I have an expression that I like to live by: The dreading is worse than the doing. This came to me one day when, for the umpteenth time, I realized that the thing I was spending so much energy dreading was actually not that bad when I got around to doing it.
We all have something (or things) that we know we should be doing, but don’t do. We think that the consequences of taking action are too scary, so we push it down and let the dread mount. From my experience, what people often dread the most is addressing their finances. More specifically, people fear confronting their spending and past overspending — aka the dreaded debt.
It’s scary to look at that balance, because it’s not just about the numbers. It’s also about the shame of past and present money habits. We feel bad about ourselves for running up our credit cards and living beyond our means, making mistakes that we are now paying for, and making purchases we can’t really afford. Although this can be painful to confront, the shame will only increase if you pretend the problem doesn’t exist. By dreading and not doing, you not only feel guilty about the original issue, but also now about your procrastination.
The best fix for the shame feelings is to actually face the problems. Yes, plural. Not only do you need to address the quantifiable debt, but you also need to follow the problem to its source. Were you overspending because it made you feel better in the moment? Were you bailing somebody else out? Did you give in to the desire to keep up with the Joneses?
The best way to approach an overwhelming problem is to break it down into a series of steps. To start, write down a debt or other financial obstacle that you are dreading on a blank piece of paper. Next, write down your reason — as best you can — as to why the dreaded thing came to be. With these small actions, you’ve already taken your first two steps.
Another important step is to understand clearly the numbers you are dealing with, which may require reaching out to a professional for help. Many CPAs, attorneys, financial planners, and credit counselors offer a free consultation — take advantage of the free advice! You may be surprised what comes out of a 15 or 30-minute conversation with an expert. No matter your debt, the professionals won’t judge you. Instead, we truly respect those who seek help. If a professional can’t help you, we’ll usually provide you with the right resource. This alone can be invaluable.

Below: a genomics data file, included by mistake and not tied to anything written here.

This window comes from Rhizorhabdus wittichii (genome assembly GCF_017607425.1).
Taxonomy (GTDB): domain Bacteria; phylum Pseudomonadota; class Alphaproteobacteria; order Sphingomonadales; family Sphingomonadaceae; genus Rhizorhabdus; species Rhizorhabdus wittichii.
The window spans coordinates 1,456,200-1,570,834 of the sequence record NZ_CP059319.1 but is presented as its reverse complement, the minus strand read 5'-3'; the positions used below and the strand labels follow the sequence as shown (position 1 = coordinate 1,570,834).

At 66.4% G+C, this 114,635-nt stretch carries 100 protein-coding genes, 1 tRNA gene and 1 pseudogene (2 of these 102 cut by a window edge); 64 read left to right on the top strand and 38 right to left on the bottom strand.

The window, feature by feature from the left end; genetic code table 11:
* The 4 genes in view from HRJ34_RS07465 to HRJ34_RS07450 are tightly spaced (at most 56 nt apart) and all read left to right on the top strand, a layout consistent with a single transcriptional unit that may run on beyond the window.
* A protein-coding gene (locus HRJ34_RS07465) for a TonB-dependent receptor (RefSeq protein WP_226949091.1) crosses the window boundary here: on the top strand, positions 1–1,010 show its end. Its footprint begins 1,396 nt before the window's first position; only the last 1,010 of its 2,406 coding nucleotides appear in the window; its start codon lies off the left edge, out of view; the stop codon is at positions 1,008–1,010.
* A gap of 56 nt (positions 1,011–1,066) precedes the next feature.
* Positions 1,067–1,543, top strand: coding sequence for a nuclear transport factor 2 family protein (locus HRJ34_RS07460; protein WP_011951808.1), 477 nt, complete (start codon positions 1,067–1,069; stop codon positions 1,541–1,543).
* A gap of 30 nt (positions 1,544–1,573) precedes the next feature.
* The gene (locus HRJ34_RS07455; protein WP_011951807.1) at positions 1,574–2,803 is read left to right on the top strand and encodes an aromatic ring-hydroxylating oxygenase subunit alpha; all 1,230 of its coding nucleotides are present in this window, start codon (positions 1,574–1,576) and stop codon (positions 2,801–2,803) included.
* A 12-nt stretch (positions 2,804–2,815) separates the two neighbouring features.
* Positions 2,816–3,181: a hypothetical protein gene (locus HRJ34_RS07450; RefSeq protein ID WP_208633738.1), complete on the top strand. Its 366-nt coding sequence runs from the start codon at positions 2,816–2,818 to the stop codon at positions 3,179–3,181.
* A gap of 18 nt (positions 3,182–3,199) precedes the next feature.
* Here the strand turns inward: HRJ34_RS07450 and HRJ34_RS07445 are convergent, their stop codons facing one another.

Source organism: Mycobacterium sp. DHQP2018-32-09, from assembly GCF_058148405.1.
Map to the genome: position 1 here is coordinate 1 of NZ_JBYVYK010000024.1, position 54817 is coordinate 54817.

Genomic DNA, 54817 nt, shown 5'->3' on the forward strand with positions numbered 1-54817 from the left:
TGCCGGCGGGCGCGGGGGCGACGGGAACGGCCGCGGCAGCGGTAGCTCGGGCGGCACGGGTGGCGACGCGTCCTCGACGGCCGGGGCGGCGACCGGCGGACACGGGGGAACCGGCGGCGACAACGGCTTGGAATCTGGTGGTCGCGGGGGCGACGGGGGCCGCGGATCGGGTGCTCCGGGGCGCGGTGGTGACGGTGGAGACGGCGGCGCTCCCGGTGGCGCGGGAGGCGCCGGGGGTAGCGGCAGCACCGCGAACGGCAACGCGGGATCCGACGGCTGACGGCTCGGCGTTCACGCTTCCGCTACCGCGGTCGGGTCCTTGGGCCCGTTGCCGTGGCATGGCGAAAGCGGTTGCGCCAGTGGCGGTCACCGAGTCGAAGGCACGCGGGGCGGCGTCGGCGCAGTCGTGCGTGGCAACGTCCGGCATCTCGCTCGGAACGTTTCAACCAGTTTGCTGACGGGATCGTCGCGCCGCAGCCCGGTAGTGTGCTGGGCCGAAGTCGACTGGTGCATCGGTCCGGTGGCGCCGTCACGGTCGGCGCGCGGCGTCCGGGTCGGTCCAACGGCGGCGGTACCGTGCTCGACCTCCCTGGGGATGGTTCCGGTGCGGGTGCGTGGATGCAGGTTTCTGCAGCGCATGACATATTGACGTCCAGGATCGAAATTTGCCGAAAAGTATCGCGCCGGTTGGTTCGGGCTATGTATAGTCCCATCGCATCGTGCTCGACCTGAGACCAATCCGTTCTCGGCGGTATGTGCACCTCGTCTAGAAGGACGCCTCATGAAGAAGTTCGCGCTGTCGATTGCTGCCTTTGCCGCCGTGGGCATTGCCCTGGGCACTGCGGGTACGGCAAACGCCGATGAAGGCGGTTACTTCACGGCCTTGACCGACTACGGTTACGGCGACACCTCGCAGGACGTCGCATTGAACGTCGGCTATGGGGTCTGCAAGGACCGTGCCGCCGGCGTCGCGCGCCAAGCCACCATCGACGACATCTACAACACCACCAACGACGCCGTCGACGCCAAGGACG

Planners, especially, excel at taking inventory of your entire picture and breaking down tasks into manageable steps. I once worked with a client who had a near six-figure personal debt. Together, we made a list of her debts, including payments on a brand-new $50,000 car, and came up with a timeline and strategy to pay them off — including physically cutting up her credit cards.
Paying off debt is not a turnkey solution: What works for one person may not work for the next. My advice for finding out what works for you is simple: try it, experience it, and then evaluate it. This week, take an actionable step to face your debt. Whether you create a spreadsheet of your debt balances, interest rates, and payments, or reach out to a professional to see if they can help you create a strategy, commit to it for the next seven days. If it works, keep it going. If not, try another step the next week.
After taking a step, assess how you feel. Do you feel kind of proud of your newfound momentum? Do you feel a little lighter having shared this burden with a professional? Was it as bad as you thought it was going to be?
We waste so much of our precious life energy worrying about solvable money issues. When we can be real about the issue, and take just one important step, we gain power and can move forward in surprising ways. Remember the wisdom of Lao Tzu: “The journey of a thousand miles begins with a single step.”
Addie McHale is a member of the DailyWorth Connect Program. Read more about the program here.